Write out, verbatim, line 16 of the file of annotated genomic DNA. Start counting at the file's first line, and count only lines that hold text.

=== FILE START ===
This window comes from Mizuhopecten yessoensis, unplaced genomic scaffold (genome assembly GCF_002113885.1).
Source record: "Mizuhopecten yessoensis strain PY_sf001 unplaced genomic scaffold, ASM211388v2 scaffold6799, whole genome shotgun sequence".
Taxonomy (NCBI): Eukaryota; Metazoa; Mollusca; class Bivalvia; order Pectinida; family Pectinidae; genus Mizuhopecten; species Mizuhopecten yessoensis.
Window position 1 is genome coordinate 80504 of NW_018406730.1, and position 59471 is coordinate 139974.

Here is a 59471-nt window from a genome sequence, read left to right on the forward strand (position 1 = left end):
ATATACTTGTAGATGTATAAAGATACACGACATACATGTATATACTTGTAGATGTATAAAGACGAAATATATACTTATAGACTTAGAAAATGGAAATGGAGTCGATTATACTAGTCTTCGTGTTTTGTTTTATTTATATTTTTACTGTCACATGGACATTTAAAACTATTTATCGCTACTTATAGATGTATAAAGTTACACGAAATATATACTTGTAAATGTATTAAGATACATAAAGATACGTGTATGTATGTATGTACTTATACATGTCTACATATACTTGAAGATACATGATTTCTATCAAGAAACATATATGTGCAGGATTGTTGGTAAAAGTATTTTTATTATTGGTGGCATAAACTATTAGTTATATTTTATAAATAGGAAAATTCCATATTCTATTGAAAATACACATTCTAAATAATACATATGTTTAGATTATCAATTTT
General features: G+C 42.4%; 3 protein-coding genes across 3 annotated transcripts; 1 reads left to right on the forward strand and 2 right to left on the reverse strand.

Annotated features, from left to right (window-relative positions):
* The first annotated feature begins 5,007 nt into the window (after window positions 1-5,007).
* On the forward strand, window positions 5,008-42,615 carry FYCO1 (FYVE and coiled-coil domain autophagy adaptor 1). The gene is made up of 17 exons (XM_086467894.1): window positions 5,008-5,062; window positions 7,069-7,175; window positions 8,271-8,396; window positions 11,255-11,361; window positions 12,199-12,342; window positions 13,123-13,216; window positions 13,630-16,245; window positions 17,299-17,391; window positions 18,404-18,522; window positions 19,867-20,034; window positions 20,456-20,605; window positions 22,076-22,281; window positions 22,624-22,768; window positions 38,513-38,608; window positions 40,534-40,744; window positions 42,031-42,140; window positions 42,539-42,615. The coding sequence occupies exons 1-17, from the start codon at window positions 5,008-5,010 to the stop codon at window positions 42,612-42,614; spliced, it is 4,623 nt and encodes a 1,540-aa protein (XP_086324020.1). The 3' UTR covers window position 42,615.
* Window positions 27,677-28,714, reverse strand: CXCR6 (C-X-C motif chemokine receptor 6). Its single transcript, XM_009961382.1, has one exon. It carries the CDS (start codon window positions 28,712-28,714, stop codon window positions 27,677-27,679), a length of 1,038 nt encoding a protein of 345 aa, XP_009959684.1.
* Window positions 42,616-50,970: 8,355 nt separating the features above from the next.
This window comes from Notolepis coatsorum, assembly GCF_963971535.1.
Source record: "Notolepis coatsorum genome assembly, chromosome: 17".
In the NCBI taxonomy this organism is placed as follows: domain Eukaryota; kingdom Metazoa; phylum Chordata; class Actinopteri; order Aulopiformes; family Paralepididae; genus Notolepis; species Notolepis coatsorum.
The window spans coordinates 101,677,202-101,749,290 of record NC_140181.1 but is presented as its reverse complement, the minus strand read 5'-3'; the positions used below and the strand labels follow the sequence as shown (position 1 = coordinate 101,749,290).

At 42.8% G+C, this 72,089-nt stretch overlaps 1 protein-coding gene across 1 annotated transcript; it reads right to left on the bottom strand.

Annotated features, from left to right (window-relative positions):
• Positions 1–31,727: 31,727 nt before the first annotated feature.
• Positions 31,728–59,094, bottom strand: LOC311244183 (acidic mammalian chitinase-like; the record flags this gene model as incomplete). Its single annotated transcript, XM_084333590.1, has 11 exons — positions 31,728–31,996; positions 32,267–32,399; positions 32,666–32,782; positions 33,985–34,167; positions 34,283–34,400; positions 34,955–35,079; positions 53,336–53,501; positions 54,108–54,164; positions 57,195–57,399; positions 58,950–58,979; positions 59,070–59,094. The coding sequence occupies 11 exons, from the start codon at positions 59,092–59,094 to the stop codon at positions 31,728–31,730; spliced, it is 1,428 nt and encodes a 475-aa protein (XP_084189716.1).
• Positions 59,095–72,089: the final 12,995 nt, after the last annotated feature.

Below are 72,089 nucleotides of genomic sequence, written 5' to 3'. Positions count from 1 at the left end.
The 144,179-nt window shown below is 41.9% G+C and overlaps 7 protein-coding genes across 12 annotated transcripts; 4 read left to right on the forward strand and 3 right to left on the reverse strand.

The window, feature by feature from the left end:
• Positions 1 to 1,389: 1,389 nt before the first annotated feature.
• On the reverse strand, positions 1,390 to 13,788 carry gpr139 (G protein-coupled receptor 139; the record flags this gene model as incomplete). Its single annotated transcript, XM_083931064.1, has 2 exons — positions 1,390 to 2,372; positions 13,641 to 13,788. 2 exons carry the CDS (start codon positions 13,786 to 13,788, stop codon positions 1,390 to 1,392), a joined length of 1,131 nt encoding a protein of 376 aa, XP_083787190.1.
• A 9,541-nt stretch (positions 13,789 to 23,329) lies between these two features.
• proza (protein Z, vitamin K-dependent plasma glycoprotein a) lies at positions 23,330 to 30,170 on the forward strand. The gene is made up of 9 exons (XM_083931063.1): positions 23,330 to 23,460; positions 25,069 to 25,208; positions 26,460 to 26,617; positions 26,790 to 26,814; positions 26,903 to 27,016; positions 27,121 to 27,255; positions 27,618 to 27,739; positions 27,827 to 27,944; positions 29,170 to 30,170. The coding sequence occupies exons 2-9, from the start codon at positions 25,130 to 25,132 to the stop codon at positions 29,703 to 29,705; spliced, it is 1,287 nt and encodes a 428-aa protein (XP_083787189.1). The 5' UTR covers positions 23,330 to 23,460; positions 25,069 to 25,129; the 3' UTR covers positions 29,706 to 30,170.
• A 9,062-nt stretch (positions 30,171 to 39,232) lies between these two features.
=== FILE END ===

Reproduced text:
The window spans coordinates 101,677,202-101,749,290 of record NC_140181.1 but is presented as its reverse complement, the minus strand read 5'-3'; the positions used below and the strand labels follow the sequence as shown (position 1 = coordinate 101,749,290).